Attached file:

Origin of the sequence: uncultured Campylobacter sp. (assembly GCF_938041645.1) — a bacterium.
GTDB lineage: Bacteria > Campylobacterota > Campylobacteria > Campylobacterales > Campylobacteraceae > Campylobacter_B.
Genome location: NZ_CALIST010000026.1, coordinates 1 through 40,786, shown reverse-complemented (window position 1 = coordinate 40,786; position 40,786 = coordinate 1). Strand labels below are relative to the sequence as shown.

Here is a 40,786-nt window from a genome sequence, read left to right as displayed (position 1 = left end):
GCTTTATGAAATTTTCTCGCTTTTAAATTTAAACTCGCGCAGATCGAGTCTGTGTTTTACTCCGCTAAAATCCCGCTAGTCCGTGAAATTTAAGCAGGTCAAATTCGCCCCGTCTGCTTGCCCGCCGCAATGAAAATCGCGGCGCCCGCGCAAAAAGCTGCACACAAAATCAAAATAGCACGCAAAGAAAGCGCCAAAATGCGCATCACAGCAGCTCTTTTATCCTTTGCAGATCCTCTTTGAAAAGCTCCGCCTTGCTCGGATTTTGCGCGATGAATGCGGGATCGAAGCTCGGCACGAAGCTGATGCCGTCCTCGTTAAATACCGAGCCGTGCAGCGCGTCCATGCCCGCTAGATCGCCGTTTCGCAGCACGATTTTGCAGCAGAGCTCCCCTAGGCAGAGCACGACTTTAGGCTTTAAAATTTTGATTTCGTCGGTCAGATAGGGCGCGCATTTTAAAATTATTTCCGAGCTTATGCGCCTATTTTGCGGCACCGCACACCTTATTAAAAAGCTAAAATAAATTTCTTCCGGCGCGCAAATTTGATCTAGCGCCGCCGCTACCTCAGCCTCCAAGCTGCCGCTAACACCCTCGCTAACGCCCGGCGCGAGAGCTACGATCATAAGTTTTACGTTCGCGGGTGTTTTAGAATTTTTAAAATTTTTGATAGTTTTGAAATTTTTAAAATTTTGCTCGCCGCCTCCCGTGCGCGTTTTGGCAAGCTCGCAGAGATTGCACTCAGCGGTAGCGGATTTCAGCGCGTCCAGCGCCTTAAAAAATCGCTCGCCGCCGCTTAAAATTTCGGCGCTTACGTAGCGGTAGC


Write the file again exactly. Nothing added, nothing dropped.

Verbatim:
Origin of the sequence: uncultured Campylobacter sp. (assembly GCF_938041645.1) — a bacterium.
GTDB lineage: Bacteria > Campylobacterota > Campylobacteria > Campylobacterales > Campylobacteraceae > Campylobacter_B.
Genome location: NZ_CALIST010000026.1, coordinates 1 through 40,786, shown reverse-complemented (window position 1 = coordinate 40,786; position 40,786 = coordinate 1). Strand labels below are relative to the sequence as shown.

Here is a 40,786-nt window from a genome sequence, read left to right as displayed (position 1 = left end):
GCTTTATGAAATTTTCTCGCTTTTAAATTTAAACTCGCGCAGATCGAGTCTGTGTTTTACTCCGCTAAAATCCCGCTAGTCCGTGAAATTTAAGCAGGTCAAATTCGCCCCGTCTGCTTGCCCGCCGCAATGAAAATCGCGGCGCCCGCGCAAAAAGCTGCACACAAAATCAAAATAGCACGCAAAGAAAGCGCCAAAATGCGCATCACAGCAGCTCTTTTATCCTTTGCAGATCCTCTTTGAAAAGCTCCGCCTTGCTCGGATTTTGCGCGATGAATGCGGGATCGAAGCTCGGCACGAAGCTGATGCCGTCCTCGTTAAATACCGAGCCGTGCAGCGCGTCCATGCCCGCTAGATCGCCGTTTCGCAGCACGATTTTGCAGCAGAGCTCCCCTAGGCAGAGCACGACTTTAGGCTTTAAAATTTTGATTTCGTCGGTCAGATAGGGCGCGCATTTTAAAATTATTTCCGAGCTTATGCGCCTATTTTGCGGCACCGCACACCTTATTAAAAAGCTAAAATAAATTTCTTCCGGCGCGCAAATTTGATCTAGCGCCGCCGCTACCTCAGCCTCCAAGCTGCCGCTAACACCCTCGCTAACGCCCGGCGCGAGAGCTACGATCATAAGTTTTACGTTCGCGGGTGTTTTAGAATTTTTAAAATTTTTGATAGTTTTGAAATTTTTAAAATTTTGCTCGCCGCCTCCCGTGCGCGTTTTGGCAAGCTCGCAGAGATTGCACTCAGCGGTAGCGGATTTCAGCGCGTCCAGCGCCTTAAAAAATCGCTCGCCGCCGCTTAAAATTTCGGCGCTTACGTAGCGGTAGC